# Why do the $n \times n$ non-singular matrices form an “open” set?

Why is the set of $n\times n$ real, non-singular matrices an  open subset of the set of all $n\times n$ real matrices? I don't quite understand what "open" means in this context.

Thank you.

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Related question: math.stackexchange.com/questions/18964/… –  Jonas Meyer Feb 18 '12 at 8:53

"Open" is in the sense of topology. A set can be endowed with an extra structure, called a topology, that is a decision about which subsets of our set will be called "open" (the decision cannot be arbitrary however, there are some rules). The real numbers, $\mathbb{R}$, can be given a topology, called the "usual topology", where we call $S\subseteq \mathbb{R}$ "open" when, for any $x\in S$, there is an open interval $(a,b)$ such that $x\in (a,b)$ and $(a,b)\subseteq S$.

The set $M_n(\mathbb{R})$ of all $n\times n$ real matrices can be identified with $\mathbb{R}^{n^2}$, via $$\begin{pmatrix}a_{11} & \cdots & a_{1n}\\ \vdots& \ddots & \vdots\\ a_{n1}& \cdots& a_{nn}\end{pmatrix}\mapsto(a_{11},a_{12},\ldots,a_{1n},a_{21},\ldots,a_{nn})$$ and because $\mathbb{R}$ has its usual topology, we can put the product topology on $\mathbb{R}^{n^2}$, and hence on $M_n(\mathbb{R})$.

The determinant function $\det:M_n(\mathbb{R})\to\mathbb{R}$ sends an $n\times n$ matrix to its determinant. It is continuous, because it is, in fact, a polynomial in the entries of the matrix (i.e., under our identification, it is a polynomial function in $n^2$ variables from $\mathbb{R}^{n^2}$ to $\mathbb{R}$). One of the properties of continuous functions (this is in fact what the definition of a continuous function is in general) is that the preimage of an open set is open. Then because a matrix is non-singular if and only if its determinant is not $0$, we have that $$\text{GL}_n(\mathbb{R})=\{A\in M_n(\mathbb{R})\mid A\text{ is non-singular}\}={\det}^{-1}(\mathbb{R}-\{0\})$$ and $\mathbb{R}-\{0\}$ is an open set of $\mathbb{R}$, hence $\text{GL}_n(\mathbb{R})$ is an open subset of $M_n(\mathbb{R})$.

The notation $\text{GL}$ comes from the fact that this is often called the general linear group.

It's also interesting to contrast this result with another result, which I showed in a different answer, that the set of $m\times n$ matrices having rank less than or equal to $k$, for some $k\leq\min\{m,n\}$, is a closed subset of $M_{m\times n}(\mathbb{R})$. Note that a square $n\times n$ matrix is non-singular if and only if it has full rank, i.e. its rank is equal to $n$.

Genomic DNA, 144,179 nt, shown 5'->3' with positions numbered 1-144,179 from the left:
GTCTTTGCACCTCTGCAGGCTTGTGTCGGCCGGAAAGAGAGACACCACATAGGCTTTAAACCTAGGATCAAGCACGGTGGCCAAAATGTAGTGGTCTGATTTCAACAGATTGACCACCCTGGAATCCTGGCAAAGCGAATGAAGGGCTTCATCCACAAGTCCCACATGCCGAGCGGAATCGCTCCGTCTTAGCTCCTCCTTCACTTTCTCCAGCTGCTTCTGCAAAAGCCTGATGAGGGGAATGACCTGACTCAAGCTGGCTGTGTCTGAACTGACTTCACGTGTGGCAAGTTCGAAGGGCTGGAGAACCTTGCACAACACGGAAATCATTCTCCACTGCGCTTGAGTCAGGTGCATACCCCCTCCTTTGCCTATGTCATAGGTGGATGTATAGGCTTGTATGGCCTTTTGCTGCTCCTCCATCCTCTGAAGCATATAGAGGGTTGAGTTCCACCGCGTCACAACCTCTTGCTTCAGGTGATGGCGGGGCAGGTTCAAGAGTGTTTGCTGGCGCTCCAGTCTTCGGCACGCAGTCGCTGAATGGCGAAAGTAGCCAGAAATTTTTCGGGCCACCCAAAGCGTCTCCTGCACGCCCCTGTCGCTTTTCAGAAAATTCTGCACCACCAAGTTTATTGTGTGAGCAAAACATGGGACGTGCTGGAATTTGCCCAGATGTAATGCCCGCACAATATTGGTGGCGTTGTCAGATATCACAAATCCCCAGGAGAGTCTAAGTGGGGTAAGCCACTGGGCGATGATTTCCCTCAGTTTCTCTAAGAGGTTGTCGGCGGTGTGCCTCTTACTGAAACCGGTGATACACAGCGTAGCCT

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It's really helpful, thanks Zev. I really like your exposition. –  1LiterTears Jul 8 '13 at 0:39

Somewhat informally: if you take a matrix, and change the entries of it a little bit, then the determinant also changes by a little bit. (Formally, the determinant is a continuous function of the matrix entries.)

So if you start with a matrix with non-zero determinant, and change its entries a little bit, the result will also have non-zero determinant. So matrices that are "near" a non-singular matrix are themselves non-singular; that's what it means for that the set of non-singular matrices is an open set.

In contrast, the set of singular matrices is not open. Since it's the complement of an open set, it's called a closed set: Wikipedia article on closed sets. It's not open because if you take a non-singular matrix and change it a little bit, it (usually) won't be non-singular any more; it's closed because if you take the limit of a sequence of singular matrices (in the "obvious" componentwise way) and that limit exists, it is a singular matrix.

Try to prove this if $A$ is an invertible matrix & $||B-A||<||A^{-1}||$, then $B$ is an invertible matrix